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The Scientific World Journal
Volume 2014, Article ID 341617, 6 pages
http://dx.doi.org/10.1155/2014/341617
Research Article

Inference for One-Way ANOVA with Equicorrelation Error Structure

School of Sciences, Beijing University of Civil Engineering and Architecture, Beijing 100081, China

Received 27 February 2014; Revised 1 June 2014; Accepted 9 June 2014; Published 19 June 2014

Academic Editor: Nadia Minicuci

Copyright © 2014 Weiyan Mu and Xiaojing Wang. This is an open access article distributed under the Creative Commons Attribution License, which permits unrestricted use, distribution, and reproduction in any medium, provided the original work is properly cited.

Abstract

We consider inferences in a one-way ANOVA model with equicorrelation error structures. Hypotheses of the equality of the means are discussed. A generalized -test has been proposed by in the literature to compare the means of all populations. However, they did not discuss the performance of that test. We propose two methods, a generalized pivotal quantities-based method and a parametric bootstrap method, to test the hypotheses of equality of the means. We compare the empirical performance of the proposed tests with the generalized -test. It can be seen from the simulation results that the generalized -test does not perform well in terms of Type I error rate, and the proposed tests perform much better. We also provide corresponding simultaneous confidence intervals for all pair-wise differences of the means, whose coverage probabilities are close to the confidence level.

1. Introduction

The generalized value approach and the generalized pivotal quantities introduced by Tsui and Weerahandi [1] and Weerahandi [2], respectively, have proven to be useful tools to study repeated measures models when the error variances are unequal. Inferences for many important linear models with unequal error variances have been discussed by these approaches (see Weerahandi [3] and references therein). For the problem of comparing the means of several populations with unequal variances, Weerahandi [4] introduced a generalized -test using the notion of generalized values. Since then the generalized -test has been widely used to test the equality of the means or the fixed effects of ANOVA models (Ananda and Weerahandi [5], Gamage and Weerahandi [6], Bao and Ananda [7], and Mu et al. [8]) and other repeated measures models under heteroscedasticity (Chi and Weerahandi [9], Weerahandi and Berger [10], Lin and Lee [11], Ho and Weerahandi [12], and Mu and Xu [13]).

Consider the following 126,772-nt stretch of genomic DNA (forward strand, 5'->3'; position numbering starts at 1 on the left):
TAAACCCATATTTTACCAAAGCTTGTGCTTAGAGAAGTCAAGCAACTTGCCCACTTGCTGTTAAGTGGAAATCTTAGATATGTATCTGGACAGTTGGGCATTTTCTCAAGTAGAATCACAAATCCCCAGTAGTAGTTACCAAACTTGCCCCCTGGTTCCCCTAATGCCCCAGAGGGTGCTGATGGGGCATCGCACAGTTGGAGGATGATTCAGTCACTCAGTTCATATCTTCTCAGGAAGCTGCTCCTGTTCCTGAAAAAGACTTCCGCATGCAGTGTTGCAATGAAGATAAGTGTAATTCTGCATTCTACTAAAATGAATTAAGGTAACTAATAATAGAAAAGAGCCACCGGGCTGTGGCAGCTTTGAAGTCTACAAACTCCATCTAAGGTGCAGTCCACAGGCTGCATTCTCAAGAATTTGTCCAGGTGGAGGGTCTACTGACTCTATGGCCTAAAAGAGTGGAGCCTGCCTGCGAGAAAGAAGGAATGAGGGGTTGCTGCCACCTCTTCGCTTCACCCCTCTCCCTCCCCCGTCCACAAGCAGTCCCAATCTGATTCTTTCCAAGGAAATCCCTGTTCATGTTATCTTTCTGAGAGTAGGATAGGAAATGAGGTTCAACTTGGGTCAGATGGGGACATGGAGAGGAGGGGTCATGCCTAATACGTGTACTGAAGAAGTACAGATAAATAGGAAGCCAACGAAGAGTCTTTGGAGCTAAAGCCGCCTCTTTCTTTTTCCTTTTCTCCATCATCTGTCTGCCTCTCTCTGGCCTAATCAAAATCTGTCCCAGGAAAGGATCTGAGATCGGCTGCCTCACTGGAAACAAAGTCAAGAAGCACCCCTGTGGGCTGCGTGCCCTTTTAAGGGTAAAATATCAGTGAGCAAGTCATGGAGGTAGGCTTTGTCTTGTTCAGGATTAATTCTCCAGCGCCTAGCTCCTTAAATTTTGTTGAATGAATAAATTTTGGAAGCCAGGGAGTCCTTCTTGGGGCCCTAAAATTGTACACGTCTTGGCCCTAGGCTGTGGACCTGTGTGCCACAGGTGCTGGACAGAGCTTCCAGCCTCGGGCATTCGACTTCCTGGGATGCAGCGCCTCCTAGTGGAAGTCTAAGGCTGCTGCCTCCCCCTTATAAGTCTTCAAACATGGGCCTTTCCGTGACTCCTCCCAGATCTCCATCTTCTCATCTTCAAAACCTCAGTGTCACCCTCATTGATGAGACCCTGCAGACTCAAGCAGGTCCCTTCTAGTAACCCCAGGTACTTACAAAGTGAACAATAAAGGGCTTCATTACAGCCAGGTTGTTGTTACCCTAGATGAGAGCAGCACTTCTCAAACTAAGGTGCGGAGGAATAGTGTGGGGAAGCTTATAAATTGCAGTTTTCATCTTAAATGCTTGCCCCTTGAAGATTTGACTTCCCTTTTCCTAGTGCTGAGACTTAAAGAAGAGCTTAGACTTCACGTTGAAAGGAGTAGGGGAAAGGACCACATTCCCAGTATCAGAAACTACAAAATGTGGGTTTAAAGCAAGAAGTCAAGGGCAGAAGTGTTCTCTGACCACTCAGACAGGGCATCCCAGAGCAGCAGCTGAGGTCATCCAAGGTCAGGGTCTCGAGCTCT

The ANOVA models are basic but important among linear models. Extensive studies have been done on the ANOVA models with usual independent error structure, even under heteroscedasticity (see, for example, Krishnamoorthy et al. [14] and references therein). However, it is often seen that the error variance varies over time in practical work. Therefore, it is required to assume more complicated error structures for investigating such situations. Lin and Lee [11] considered an ANOVA model with equicorrelation error structure under heteroscedasticity which is described as follows. Suppose a random sample of size is available from the th population, . Let , be the random vectors of order representing the observations taken from the populations. We assume that the random vectors are all mutually independent and that we have a complete data set from all subjects in each group. Then, the model can be formulated as where the error term with , and the random effects .

Lin and Lee [11] provided the generalized -test to test the equality of the means of the populations. However, this generalized -test was not evaluated by simulation in their article. Note that the generalized -test for the model with independent error structure has poor size performance when the group number is large (Krishnamoorthy et al. [14]). Based on the generalized pivotal quantities derived from a general method provided by Hannig et al. [15], we provide a new standardization-based value for testing the equality of the means. A parametric bootstrap test following Krishnamoorthy et al. [14] is also presented. Furthermore, simultaneous confidence intervals of all pair-wise difference of the means are often important in practical work. We also present such simultaneous confidence intervals. Simulation results are reported in this paper and show that the Type I errors of the generalized -test exceed the nominal level in many cases (similar to the case of independent error structure shown in Krishnamoorthy et a.l [14]), while the proposed tests and simultaneous confidence intervals have good frequentist properties under various sample size and parameter combinations.